Inside The Center For Immigration Studies, The Immigration False-Fact Think Tank - 2014-05-15
To say the right-wing media pounced on this week's announcement by the Center for Immigration Studies—a D.C.-based, questionably nonpartisan nonprofit research organization—announcing that the Obama administration released 36,007 undocumented criminals last year would be an overstatement. It was more of a leisurely grab, as the report was released on Monday. Nonetheless, by midweek, a slew of fear-inducing headlines had sprouted up, of the kind sure to clutter Facebook newsfeeds this weekend.
Yet as one Newsbusters' headline put it, the report has been virtually ignored by the "networks" or so-called mainstream media outlets. The numbers certainly sound shocking, if not attention-grabbing at the very least. So what gives? These numbers portend to illuminate society-threatening failures within the current immigration enforcement system. But the CIS report and the coverage surrounding it actually offer as much, if not more insight into how the national conversation surrounding immigration reform is manipulated by the interests of those covering it.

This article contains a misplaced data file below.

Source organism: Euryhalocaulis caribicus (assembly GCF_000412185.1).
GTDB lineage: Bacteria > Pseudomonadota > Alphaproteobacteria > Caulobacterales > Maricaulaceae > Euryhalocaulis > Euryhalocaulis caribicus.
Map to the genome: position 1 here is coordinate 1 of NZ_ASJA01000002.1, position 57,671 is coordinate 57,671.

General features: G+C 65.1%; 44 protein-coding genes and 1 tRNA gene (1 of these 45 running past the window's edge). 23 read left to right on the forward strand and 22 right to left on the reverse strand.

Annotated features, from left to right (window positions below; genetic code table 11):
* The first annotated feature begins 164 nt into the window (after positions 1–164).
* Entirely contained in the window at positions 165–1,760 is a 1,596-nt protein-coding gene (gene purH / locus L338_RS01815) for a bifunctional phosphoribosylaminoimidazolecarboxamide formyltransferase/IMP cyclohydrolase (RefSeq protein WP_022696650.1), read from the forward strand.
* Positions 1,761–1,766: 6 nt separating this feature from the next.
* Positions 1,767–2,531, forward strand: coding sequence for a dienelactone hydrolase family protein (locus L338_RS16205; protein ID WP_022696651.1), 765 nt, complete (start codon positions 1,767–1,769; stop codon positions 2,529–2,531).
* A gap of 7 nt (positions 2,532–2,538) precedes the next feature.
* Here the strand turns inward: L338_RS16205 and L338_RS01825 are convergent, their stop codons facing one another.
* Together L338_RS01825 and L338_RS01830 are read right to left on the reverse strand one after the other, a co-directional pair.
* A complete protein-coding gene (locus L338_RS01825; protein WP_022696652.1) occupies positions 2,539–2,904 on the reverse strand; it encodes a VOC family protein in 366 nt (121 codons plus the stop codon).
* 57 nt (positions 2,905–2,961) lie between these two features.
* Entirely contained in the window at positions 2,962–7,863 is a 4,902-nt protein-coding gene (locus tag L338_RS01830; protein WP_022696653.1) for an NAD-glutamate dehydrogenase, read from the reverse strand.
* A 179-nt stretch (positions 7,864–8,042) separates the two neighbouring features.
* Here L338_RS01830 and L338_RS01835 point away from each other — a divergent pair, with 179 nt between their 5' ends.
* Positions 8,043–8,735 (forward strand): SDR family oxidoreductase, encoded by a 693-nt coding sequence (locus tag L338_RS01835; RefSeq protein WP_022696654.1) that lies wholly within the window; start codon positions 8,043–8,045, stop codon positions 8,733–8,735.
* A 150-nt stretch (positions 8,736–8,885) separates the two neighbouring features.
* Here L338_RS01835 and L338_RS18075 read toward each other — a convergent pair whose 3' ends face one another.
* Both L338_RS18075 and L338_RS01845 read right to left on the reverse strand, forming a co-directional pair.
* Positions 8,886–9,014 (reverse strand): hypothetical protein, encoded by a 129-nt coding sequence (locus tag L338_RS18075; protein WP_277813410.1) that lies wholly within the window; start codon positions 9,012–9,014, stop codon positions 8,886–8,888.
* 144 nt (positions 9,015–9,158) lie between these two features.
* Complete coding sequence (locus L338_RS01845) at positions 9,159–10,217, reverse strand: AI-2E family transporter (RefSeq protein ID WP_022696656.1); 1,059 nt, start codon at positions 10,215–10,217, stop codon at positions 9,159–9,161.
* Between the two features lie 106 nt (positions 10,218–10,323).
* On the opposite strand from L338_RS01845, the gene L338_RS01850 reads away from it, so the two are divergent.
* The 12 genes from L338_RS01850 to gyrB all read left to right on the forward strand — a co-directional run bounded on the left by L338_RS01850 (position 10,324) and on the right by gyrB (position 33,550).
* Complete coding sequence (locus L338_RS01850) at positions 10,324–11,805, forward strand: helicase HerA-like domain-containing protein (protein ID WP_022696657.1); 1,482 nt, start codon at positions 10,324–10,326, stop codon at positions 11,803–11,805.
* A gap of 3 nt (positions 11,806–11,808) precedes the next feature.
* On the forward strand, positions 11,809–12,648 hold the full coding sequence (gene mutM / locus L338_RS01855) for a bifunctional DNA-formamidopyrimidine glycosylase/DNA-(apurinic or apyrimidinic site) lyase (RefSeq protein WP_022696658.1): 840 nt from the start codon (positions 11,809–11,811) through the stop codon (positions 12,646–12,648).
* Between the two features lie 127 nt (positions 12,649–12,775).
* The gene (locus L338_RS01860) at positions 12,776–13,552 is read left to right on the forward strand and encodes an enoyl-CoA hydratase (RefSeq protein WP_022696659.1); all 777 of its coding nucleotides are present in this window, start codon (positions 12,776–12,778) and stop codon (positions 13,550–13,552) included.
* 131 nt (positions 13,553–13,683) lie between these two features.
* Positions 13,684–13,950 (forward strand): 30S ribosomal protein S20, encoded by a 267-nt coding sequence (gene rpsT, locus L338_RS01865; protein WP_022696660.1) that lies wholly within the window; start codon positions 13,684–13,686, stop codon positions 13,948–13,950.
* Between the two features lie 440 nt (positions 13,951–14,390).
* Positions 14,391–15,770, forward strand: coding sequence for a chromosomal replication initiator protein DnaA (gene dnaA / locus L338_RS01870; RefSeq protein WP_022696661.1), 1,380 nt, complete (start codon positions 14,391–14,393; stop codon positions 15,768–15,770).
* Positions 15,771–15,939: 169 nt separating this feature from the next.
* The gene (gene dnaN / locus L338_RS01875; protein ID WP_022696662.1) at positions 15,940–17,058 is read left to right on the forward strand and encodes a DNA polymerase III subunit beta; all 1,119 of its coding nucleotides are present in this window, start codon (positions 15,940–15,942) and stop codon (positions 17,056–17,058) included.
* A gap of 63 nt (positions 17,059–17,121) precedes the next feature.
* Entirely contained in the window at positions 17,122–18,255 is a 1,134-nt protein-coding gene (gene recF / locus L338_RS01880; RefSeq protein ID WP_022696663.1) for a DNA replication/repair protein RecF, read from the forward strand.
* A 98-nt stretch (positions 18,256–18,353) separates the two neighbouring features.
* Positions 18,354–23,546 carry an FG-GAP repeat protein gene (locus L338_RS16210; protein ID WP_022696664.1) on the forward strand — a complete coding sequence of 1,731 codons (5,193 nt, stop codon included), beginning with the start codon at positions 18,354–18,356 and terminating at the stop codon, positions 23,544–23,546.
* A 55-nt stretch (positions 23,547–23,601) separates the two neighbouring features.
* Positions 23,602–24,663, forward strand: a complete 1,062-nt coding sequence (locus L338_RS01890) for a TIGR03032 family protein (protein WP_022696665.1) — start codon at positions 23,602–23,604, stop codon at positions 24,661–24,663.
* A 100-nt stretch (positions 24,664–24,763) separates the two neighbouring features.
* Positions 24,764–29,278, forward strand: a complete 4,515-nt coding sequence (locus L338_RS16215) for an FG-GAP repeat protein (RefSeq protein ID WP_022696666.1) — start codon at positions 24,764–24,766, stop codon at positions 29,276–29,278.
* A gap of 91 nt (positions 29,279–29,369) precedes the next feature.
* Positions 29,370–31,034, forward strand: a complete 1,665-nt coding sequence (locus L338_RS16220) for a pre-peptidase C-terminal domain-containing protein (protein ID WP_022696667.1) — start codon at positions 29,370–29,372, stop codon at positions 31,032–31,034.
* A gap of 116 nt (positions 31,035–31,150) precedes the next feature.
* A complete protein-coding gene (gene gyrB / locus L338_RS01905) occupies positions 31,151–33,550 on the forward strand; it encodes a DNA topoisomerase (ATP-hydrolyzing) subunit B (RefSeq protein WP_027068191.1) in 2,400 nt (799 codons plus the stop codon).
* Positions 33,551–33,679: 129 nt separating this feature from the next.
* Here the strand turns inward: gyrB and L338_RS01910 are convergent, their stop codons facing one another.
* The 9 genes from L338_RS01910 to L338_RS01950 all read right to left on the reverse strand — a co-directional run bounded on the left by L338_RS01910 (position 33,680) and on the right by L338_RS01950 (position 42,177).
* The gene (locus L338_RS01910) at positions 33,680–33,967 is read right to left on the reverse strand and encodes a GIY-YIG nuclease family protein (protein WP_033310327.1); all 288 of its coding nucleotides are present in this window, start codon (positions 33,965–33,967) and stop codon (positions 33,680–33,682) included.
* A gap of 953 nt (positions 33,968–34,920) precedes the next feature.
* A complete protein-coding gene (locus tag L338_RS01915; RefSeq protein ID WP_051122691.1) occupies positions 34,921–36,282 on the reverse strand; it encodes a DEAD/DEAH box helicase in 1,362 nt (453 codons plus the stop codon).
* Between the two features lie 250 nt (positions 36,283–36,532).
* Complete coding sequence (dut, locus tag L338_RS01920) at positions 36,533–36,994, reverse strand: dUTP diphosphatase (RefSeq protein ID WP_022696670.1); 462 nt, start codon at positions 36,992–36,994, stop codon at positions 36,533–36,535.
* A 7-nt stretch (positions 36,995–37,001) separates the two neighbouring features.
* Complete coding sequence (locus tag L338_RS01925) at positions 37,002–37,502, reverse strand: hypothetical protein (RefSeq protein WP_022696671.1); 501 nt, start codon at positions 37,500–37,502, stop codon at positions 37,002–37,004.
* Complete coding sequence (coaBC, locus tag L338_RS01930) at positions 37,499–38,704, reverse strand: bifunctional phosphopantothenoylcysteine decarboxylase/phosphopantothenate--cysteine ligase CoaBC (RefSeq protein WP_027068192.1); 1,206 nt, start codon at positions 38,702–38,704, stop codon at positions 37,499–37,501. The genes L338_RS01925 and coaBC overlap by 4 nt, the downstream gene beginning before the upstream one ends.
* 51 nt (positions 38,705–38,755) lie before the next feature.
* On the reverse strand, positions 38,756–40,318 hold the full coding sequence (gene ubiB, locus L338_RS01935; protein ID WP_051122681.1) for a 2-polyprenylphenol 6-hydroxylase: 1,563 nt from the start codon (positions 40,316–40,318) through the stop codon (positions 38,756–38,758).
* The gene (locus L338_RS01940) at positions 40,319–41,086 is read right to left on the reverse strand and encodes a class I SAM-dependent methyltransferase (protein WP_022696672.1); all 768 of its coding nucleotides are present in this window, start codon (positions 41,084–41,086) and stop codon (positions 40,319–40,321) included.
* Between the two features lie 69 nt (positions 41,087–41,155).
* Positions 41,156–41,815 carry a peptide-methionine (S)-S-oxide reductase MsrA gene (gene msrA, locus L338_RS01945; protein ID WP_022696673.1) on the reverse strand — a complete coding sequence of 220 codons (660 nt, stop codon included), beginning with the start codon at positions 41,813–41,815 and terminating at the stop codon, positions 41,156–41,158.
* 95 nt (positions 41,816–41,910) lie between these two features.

Before taking a closer look at the disturbing data being passed around, it would be in everyone's best interest to consider its source. The Center for Immigration Studies refers to itself as a nonprofit, nonpartisan, independent research organization, boasting the puzzling tagline "Low Immigration, Pro Immigrant." One of CIS's founders, John Tanton, a retired ophthamologist from Michigan and known anti-immgration activist, was also behind Numbers USA, an immigration reduction organization that, according to The New York Times, helped kill President George W. Bush's attempt at comprehensive immigration reform in 2007. Another one of Tanton's groups, the Federation for American Immigration Reform, or FAIR, helped draft Arizona's controversial SB-1070, permitting police to detain illegal immigrants. Numbers USA, FAIR, and CIS were all part of the effort that successfully defeated the DREAM Act in the Senate in 2010.